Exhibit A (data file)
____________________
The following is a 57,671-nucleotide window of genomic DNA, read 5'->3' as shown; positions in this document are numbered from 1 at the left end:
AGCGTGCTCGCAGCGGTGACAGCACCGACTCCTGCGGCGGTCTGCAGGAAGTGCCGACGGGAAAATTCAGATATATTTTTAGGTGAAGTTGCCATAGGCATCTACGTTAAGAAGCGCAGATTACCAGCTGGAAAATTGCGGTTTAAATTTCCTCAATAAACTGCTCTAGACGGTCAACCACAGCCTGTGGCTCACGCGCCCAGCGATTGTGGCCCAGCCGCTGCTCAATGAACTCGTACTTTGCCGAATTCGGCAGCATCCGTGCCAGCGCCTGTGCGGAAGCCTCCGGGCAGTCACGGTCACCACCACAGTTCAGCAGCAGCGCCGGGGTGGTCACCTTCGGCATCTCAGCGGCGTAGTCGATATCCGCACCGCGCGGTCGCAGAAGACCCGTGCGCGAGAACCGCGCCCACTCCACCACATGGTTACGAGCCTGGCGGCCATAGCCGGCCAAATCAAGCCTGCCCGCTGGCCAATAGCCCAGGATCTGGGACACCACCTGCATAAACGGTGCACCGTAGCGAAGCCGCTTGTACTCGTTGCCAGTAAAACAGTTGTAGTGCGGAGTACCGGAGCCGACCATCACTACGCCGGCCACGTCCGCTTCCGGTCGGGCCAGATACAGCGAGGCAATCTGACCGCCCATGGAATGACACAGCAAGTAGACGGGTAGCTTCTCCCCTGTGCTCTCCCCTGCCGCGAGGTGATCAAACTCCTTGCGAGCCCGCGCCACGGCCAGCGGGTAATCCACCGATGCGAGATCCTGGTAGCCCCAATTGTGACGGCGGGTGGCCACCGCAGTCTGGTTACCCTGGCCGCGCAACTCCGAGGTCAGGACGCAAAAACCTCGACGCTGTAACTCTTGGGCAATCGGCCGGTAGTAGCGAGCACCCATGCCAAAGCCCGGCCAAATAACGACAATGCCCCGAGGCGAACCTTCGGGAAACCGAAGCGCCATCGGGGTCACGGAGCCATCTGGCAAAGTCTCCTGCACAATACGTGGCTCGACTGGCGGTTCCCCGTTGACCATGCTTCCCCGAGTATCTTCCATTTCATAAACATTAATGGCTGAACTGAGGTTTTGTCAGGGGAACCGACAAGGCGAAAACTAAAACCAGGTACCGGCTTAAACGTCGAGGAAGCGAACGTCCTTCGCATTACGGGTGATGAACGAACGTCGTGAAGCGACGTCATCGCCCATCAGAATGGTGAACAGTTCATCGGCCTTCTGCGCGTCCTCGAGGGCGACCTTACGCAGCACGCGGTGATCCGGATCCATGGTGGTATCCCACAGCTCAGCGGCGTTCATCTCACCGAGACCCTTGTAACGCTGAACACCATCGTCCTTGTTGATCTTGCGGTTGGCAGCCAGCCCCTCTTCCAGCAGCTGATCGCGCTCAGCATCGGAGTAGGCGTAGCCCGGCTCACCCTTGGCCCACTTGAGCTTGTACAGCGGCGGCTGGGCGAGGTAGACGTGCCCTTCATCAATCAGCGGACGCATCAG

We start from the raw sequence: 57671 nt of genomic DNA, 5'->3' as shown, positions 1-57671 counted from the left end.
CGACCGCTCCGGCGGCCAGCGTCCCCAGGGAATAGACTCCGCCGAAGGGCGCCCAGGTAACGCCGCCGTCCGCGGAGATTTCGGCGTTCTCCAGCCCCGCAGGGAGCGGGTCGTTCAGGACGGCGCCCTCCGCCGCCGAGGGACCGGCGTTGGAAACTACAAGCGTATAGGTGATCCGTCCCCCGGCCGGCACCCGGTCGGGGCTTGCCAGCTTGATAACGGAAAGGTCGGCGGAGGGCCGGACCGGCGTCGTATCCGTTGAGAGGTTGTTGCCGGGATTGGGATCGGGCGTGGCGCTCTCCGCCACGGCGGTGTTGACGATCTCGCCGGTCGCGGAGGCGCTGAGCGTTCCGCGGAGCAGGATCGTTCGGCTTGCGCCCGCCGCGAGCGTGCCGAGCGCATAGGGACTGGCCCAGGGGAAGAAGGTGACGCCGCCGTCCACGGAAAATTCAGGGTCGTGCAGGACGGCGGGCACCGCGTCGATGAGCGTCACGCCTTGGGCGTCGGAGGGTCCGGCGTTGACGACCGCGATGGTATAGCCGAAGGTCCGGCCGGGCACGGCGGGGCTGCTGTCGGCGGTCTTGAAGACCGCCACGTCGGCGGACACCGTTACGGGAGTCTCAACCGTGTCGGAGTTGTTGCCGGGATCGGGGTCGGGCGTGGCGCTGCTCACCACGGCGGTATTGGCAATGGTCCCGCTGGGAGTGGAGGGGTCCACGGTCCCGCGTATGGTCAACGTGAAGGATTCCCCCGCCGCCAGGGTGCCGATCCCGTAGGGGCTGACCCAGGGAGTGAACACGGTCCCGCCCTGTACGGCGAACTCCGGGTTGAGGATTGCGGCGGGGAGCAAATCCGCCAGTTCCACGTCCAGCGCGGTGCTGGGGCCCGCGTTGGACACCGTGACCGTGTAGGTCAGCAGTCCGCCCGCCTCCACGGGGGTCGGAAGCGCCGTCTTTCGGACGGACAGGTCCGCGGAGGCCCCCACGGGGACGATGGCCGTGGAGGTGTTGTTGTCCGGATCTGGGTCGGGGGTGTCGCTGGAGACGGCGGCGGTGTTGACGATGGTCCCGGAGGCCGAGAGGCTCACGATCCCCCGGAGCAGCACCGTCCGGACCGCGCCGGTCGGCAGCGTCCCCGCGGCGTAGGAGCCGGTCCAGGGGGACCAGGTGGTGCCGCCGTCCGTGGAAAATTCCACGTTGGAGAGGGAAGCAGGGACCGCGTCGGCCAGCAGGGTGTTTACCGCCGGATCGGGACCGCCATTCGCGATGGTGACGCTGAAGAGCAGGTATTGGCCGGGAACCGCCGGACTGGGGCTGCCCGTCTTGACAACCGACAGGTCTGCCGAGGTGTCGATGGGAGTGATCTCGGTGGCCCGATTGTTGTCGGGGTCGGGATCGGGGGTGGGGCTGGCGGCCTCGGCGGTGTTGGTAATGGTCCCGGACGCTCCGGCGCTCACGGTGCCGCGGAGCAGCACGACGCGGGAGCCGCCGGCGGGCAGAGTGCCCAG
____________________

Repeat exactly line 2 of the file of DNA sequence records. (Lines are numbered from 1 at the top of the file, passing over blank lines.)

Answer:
AGCGTGCTCGCAGCGGTGACAGCACCGACTCCTGCGGCGGTCTGCAGGAAGTGCCGACGGGAAAATTCAGATATATTTTTAGGTGAAGTTGCCATAGGCATCTACGTTAAGAAGCGCAGATTACCAGCTGGAAAATTGCGGTTTAAATTTCCTCAATAAACTGCTCTAGACGGTCAACCACAGCCTGTGGCTCACGCGCCCAGCGATTGTGGCCCAGCCGCTGCTCAATGAACTCGTACTTTGCCGAATTCGGCAGCATCCGTGCCAGCGCCTGTGCGGAAGCCTCCGGGCAGTCACGGTCACCACCACAGTTCAGCAGCAGCGCCGGGGTGGTCACCTTCGGCATCTCAGCGGCGTAGTCGATATCCGCACCGCGCGGTCGCAGAAGACCCGTGCGCGAGAACCGCGCCCACTCCACCACATGGTTACGAGCCTGGCGGCCATAGCCGGCCAAATCAAGCCTGCCCGCTGGCCAATAGCCCAGGATCTGGGACACCACCTGCATAAACGGTGCACCGTAGCGAAGCCGCTTGTACTCGTTGCCAGTAAAACAGTTGTAGTGCGGAGTACCGGAGCCGACCATCACTACGCCGGCCACGTCCGCTTCCGGTCGGGCCAGATACAGCGAGGCAATCTGACCGCCCATGGAATGACACAGCAAGTAGACGGGTAGCTTCTCCCCTGTGCTCTCCCCTGCCGCGAGGTGATCAAACTCCTTGCGAGCCCGCGCCACGGCCAGCGGGTAATCCACCGATGCGAGATCCTGGTAGCCCCAATTGTGACGGCGGGTGGCCACCGCAGTCTGGTTACCCTGGCCGCGCAACTCCGAGGTCAGGACGCAAAAACCTCGACGCTGTAACTCTTGGGCAATCGGCCGGTAGTAGCGAGCACCCATGCCAAAGCCCGGCCAAATAACGACAATGCCCCGAGGCGAACCTTCGGGAAACCGAAGCGCCATCGGGGTCACGGAGCCATCTGGCAAAGTCTCCTGCACAATACGTGGCTCGACTGGCGGTTCCCCGTTGACCATGCTTCCCCGAGTATCTTCCATTTCATAAACATTAATGGCTGAACTGAGGTTTTGTCAGGGGAACCGACAAGGCGAAAACTAAAACCAGGTACCGGCTTAAACGTCGAGGAAGCGAACGTCCTTCGCATTACGGGTGATGAACGAACGTCGTGAAGCGACGTCATCGCCCATCAGAATGGTGAACAGTTCATCGGCCTTCTGCGCGTCCTCGAGGGCGACCTTACGCAGCACGCGGTGATCCGGATCCATGGTGGTATCCCACAGCTCAGCGGCGTTCATCTCACCGAGACCCTTGTAACGCTGAACACCATCGTCCTTGTTGATCTTGCGGTTGGCAGCCAGCCCCTCTTCCAGCAGCTGATCGCGCTCAGCATCGGAGTAGGCGTAGCCCGGCTCACCCTTGGCCCACTTGAGCTTGTACAGCGGCGGCTGGGCGAGGTAGACGTGCCCTTCATCAATCAGCGGACGCATCAG